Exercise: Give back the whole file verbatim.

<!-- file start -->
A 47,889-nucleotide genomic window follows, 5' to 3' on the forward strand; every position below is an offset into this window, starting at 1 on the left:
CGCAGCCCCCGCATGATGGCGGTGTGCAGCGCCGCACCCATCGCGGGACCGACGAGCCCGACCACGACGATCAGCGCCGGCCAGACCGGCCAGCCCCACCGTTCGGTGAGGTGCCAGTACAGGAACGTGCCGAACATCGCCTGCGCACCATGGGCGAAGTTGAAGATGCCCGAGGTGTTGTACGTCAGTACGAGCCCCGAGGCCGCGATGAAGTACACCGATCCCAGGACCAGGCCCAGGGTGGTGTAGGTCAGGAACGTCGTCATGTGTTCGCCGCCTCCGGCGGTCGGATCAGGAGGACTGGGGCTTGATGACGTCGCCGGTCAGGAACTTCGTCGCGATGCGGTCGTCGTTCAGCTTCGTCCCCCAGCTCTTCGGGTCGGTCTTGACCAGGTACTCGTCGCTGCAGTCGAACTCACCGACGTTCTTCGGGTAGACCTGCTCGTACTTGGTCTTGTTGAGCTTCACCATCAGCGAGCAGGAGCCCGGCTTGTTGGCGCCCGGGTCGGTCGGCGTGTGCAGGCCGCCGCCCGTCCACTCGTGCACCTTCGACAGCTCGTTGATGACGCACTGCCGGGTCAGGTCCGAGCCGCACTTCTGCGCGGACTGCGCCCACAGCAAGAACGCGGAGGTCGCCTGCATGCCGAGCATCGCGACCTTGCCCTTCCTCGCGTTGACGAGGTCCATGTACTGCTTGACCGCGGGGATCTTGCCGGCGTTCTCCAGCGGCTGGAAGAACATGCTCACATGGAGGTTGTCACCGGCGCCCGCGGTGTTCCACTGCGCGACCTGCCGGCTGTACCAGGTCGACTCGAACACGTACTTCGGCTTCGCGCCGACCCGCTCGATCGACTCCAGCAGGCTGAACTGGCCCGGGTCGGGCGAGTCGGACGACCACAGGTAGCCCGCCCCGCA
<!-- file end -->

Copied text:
A 47,889-nucleotide genomic window follows, 5' to 3' on the forward strand; every position below is an offset into this window, starting at 1 on the left:
CGCAGCCCCCGCATGATGGCGGTGTGCAGCGCCGCACCCATCGCGGGACCGACGAGCCCGACCACGACGATCAGCGCCGGCCAGACCGGCCAGCCCCACCGTTCGGTGAGGTGCCAGTACAGGAACGTGCCGAACATCGCCTGCGCACCATGGGCGAAGTTGAAGATGCCCGAGGTGTTGTACGTCAGTACGAGCCCCGAGGCCGCGATGAAGTACACCGATCCCAGGACCAGGCCCAGGGTGGTGTAGGTCAGGAACGTCGTCATGTGTTCGCCGCCTCCGGCGGTCGGATCAGGAGGACTGGGGCTTGATGACGTCGCCGGTCAGGAACTTCGTCGCGATGCGGTCGTCGTTCAGCTTCGTCCCCCAGCTCTTCGGGTCGGTCTTGACCAGGTACTCGTCGCTGCAGTCGAACTCACCGACGTTCTTCGGGTAGACCTGCTCGTACTTGGTCTTGTTGAGCTTCACCATCAGCGAGCAGGAGCCCGGCTTGTTGGCGCCCGGGTCGGTCGGCGTGTGCAGGCCGCCGCCCGTCCACTCGTGCACCTTCGACAGCTCGTTGATGACGCACTGCCGGGTCAGGTCCGAGCCGCACTTCTGCGCGGACTGCGCCCACAGCAAGAACGCGGAGGTCGCCTGCATGCCGAGCATCGCGACCTTGCCCTTCCTCGCGTTGACGAGGTCCATGTACTGCTTGACCGCGGGGATCTTGCCGGCGTTCTCCAGCGGCTGGAAGAACATGCTCACATGGAGGTTGTCACCGGCGCCCGCGGTGTTCCACTGCGCGACCTGCCGGCTGTACCAGGTCGACTCGAACACGTACTTCGGCTTCGCGCCGACCCGCTCGATCGACTCCAGCAGGCTGAACTGGCCCGGGTCGGGCGAGTCGGACGACCACAGGTAGCCCGCCCCGCA